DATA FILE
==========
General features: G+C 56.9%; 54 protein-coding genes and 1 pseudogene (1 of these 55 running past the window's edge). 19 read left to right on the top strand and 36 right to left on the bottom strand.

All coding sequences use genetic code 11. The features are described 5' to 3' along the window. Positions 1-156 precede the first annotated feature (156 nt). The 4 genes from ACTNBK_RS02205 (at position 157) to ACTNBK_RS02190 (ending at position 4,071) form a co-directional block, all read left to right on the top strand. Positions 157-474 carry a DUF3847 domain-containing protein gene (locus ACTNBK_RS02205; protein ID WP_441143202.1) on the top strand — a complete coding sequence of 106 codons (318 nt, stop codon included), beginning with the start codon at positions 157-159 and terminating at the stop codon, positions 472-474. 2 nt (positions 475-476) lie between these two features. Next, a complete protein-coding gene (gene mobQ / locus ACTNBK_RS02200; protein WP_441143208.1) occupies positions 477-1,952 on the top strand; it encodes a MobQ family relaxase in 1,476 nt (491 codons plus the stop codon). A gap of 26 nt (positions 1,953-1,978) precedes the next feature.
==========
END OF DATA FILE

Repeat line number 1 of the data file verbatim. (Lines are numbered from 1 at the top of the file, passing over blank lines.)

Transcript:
General features: G+C 56.9%; 54 protein-coding genes and 1 pseudogene (1 of these 55 running past the window's edge). 19 read left to right on the top strand and 36 right to left on the bottom strand.